Stuart Bowden is the last human alive after an apocalyptic storm drowns the Earth’s inhabitants. Drifting about the ocean on an inflatable mattress, he struggles to survive while having chats with the moon and yearning for his dog and ex-girlfriend. Meanwhile Celeste, a deranged model-making alien whose main project is a full-scale replica of the Earth, has been in orbit for the last 25,000 years and is about to touch down.
The narrative trajectory of She Was Probably Not a Robot is simple and predictable, and you’ve probably already guessed the ending. But that’s not the point. What makes this show worth seeing is the way Bowden combines bittersweet poetics and clownish silliness in telling the story.
As the protagonist makes his way in this post-apocalyptic world, eating fish, drinking rain, looting corpses and riding a hobby horse, he takes time to reflect on the beauty and strangeness of humanity, capturing a raft of the tiny, poignant details and moments that make up a life. The melancholy sweetness is tempered by a truly funny performance – Bowden romps through the audience seating with an air mattress strapped to his back, frequently lapses into outright surrealism, and displays a marvellous talent for physical comedy and carefully choreographed slapstick that’s on par with Celeste’s model-making skills.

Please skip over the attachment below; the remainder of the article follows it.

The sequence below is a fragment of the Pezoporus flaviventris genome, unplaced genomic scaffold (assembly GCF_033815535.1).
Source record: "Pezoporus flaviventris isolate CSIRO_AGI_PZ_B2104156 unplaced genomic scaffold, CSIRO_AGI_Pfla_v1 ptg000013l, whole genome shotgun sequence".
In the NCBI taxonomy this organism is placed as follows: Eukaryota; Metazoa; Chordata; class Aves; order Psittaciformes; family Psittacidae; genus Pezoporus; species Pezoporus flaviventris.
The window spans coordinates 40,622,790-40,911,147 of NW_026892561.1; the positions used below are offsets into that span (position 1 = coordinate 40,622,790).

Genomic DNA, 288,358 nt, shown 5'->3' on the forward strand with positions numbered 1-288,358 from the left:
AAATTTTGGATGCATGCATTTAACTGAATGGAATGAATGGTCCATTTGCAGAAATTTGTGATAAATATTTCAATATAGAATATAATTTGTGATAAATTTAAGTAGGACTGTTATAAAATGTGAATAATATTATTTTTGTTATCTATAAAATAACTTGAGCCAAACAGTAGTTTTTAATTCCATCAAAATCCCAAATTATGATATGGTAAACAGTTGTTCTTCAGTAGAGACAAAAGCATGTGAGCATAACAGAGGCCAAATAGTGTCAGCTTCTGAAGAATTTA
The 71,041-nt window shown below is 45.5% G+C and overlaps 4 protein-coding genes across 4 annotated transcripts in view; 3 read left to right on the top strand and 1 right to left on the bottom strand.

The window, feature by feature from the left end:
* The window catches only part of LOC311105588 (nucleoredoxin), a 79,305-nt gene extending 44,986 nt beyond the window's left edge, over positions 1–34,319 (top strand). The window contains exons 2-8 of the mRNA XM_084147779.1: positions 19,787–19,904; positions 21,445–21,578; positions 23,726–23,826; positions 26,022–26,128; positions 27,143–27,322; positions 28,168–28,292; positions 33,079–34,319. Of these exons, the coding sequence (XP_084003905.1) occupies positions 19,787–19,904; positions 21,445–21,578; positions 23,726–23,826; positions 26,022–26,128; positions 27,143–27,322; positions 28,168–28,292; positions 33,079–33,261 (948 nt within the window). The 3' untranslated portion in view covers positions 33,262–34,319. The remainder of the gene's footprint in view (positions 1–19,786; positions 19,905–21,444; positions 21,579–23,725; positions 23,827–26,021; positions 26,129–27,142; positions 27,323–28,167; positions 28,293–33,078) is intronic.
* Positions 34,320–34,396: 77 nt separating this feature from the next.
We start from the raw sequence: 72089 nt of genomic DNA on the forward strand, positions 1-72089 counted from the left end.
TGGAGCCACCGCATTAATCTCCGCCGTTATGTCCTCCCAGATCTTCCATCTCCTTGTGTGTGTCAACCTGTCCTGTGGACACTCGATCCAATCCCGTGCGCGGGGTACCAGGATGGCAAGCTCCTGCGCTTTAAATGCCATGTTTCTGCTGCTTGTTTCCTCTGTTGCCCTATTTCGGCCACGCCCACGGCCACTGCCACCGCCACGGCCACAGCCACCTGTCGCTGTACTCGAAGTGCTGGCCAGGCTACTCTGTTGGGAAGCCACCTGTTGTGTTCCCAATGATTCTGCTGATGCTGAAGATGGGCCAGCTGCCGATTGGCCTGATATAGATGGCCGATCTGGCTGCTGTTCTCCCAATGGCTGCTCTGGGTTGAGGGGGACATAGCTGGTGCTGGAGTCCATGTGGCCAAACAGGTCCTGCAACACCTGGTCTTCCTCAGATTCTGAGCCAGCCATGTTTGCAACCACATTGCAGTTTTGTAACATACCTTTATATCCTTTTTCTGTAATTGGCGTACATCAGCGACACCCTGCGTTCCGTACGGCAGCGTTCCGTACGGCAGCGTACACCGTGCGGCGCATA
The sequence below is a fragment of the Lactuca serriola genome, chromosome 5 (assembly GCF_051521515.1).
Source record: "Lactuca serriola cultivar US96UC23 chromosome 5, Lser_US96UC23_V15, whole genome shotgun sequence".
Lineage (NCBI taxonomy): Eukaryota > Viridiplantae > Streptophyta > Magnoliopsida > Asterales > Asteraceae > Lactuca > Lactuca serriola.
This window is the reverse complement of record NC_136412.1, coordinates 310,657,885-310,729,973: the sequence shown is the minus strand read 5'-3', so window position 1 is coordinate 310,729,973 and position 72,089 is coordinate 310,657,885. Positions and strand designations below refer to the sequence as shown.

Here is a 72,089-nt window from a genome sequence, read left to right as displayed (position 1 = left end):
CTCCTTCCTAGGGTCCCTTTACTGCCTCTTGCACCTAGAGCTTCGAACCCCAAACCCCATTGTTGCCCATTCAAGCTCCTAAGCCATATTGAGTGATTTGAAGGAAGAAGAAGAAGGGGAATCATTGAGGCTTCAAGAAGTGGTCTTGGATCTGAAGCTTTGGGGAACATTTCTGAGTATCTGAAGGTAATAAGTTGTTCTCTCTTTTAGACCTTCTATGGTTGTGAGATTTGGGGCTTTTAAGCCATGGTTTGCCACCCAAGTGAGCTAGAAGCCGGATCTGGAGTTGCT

He hits just the right balance of funny and sad, knowing exactly when to pull back on the wistfulness and punctuate it with something grotesque or absurd. Bowden has crafted a superb storytelling show and while it has a fringe vibe it’s deserving of a much wider audience.